Gillespie also supports a ‘repeal and replace’ of the disastrous Affordable Care Act, colloquially known as ‘ObamaCare,’ which has contributed to skyrocketing insurance premiums and caused many Virginians to lose the coverage that they were happy with. The law is clearly unconstitutional, and is clearly damaging, but the Republican Party has yet to propose a viable alternative at either the state or federal levels. Gillespie, like so many other Republican candidates, provides few details of what ‘repeal and replace’ would really mean.

While Warner, the supposedly fiscally responsible incumbent, once supported a balanced budget amendment, he voted against it when it came before him in the Senate. Gillespie, for his part, promises that he would fight to get our fiscal house in order, and says that he—like the Warner we once knew—would actually vote for a balanced budget amendment if it came before him. He has some experience in this area; Gillespie was a senior congressional aide to a high-ranking Republican when the Republican majority in the House of Representatives joined with President Bill Clinton (D) to enact the first balanced federal budget in a quarter of a century. However he also once claimed that the Republican Party no longer stood for limited government, so Gillespie may not be a reliable vote in this area.

Gillespie’s campaign focuses, first and foremost, on economic matters. He goes in to great detail about the aforementioned pro-growth policies, including a repeal of ObamaCare, energy development, tax and regulatory relief, and education reform. Although these are important, nothing is more important than protecting and restoring our most fundamental civil liberties and human rights.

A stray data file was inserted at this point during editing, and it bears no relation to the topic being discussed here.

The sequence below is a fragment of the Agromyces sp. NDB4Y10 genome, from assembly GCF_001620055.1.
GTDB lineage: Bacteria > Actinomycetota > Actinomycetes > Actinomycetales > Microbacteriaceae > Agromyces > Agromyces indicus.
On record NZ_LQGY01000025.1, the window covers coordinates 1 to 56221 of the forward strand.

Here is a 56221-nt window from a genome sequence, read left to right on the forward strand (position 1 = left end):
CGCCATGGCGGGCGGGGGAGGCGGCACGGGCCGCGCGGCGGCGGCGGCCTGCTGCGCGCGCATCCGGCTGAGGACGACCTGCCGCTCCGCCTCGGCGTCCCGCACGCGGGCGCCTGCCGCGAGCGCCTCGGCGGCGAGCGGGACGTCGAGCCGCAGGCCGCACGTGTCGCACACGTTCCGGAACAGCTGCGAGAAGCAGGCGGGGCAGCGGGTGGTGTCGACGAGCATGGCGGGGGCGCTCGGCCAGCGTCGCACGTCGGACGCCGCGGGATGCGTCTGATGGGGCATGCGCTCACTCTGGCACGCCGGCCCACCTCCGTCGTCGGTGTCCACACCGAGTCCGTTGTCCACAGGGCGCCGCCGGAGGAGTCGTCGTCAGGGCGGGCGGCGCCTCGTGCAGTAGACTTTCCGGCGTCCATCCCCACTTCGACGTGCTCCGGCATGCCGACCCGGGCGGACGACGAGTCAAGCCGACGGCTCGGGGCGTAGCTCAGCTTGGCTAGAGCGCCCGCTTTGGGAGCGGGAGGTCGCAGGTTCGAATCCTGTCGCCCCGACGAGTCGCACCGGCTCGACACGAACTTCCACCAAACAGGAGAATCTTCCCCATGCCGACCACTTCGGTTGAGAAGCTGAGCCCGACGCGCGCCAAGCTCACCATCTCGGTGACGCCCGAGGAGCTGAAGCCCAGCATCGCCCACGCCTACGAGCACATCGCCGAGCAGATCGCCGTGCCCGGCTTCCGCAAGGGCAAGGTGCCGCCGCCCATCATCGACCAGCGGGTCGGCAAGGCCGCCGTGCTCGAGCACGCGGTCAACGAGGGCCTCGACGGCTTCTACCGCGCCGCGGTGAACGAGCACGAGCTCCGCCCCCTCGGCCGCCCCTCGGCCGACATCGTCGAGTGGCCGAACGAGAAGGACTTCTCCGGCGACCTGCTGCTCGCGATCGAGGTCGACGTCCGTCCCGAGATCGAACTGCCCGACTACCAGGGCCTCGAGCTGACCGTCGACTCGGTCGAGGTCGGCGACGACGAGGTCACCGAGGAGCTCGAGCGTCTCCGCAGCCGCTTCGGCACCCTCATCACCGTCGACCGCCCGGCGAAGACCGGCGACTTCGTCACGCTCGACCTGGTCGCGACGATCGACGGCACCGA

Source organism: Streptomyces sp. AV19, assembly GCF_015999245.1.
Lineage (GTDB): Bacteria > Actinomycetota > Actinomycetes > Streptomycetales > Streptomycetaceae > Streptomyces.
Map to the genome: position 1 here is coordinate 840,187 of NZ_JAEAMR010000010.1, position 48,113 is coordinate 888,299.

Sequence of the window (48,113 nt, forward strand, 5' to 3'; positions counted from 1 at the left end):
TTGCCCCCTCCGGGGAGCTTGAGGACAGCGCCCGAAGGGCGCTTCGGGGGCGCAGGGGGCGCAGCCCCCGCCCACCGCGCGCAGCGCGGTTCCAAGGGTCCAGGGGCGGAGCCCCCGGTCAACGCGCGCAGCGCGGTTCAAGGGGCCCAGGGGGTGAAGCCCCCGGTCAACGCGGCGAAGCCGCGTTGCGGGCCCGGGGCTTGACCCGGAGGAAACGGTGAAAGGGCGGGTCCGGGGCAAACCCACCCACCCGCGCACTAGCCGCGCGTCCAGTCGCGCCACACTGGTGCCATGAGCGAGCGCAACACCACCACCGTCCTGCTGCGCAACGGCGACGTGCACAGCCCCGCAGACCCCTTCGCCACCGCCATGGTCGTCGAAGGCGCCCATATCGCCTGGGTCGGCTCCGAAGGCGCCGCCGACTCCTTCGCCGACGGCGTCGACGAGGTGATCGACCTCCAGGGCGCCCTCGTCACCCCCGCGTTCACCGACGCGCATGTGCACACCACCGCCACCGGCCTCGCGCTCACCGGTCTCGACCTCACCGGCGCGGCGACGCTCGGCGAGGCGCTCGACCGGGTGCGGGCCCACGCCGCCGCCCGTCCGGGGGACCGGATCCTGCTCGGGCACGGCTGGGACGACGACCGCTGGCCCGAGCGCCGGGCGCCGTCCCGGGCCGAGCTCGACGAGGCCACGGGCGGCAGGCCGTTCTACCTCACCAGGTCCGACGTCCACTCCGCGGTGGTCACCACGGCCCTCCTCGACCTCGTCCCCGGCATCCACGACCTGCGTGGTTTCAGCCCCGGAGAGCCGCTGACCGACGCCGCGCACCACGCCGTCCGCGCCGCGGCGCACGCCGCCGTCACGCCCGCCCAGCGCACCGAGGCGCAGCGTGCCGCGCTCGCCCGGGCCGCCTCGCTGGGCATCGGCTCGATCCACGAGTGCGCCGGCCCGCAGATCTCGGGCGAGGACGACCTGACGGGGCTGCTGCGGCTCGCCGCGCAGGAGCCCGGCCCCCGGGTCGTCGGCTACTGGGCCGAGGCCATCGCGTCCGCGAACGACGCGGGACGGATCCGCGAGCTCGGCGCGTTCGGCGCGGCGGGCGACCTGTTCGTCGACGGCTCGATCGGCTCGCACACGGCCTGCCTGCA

In this area, Gillespie does reasonably well. He acknowledges the fundamental right of every human being to live, the right upon which all others are based, which is something that I cannot say about the incumbent. Gillespie also affirms the First Amendment freedom of speech (individually and collectively), as well as the freedom of religion. He also takes a stronger position than Warner in defense of the right to keep and bear arms, opposing irrational gun control laws and any U.N. treaty that may restrict Virginians’ human rights.

However, Gillespie—like so many other candidates—is suspiciously quiet about where he stands on the Fourth Amendment abuses of the Transportation Security Administration (TSA) and the National Security Agency (NSA). These agencies must not be permitted to continue shredding our civil rights. Gillespie also has no public position on Internet freedom, however he has received over a million dollars in ‘consulting fees’ from anti-net neutrality groups and corporations, so it seems unlikely that he would vote in favor of an open, unrestricted Internet. He will likely toe the Republican party line and support service providers’ efforts to restrict net access for their own gain.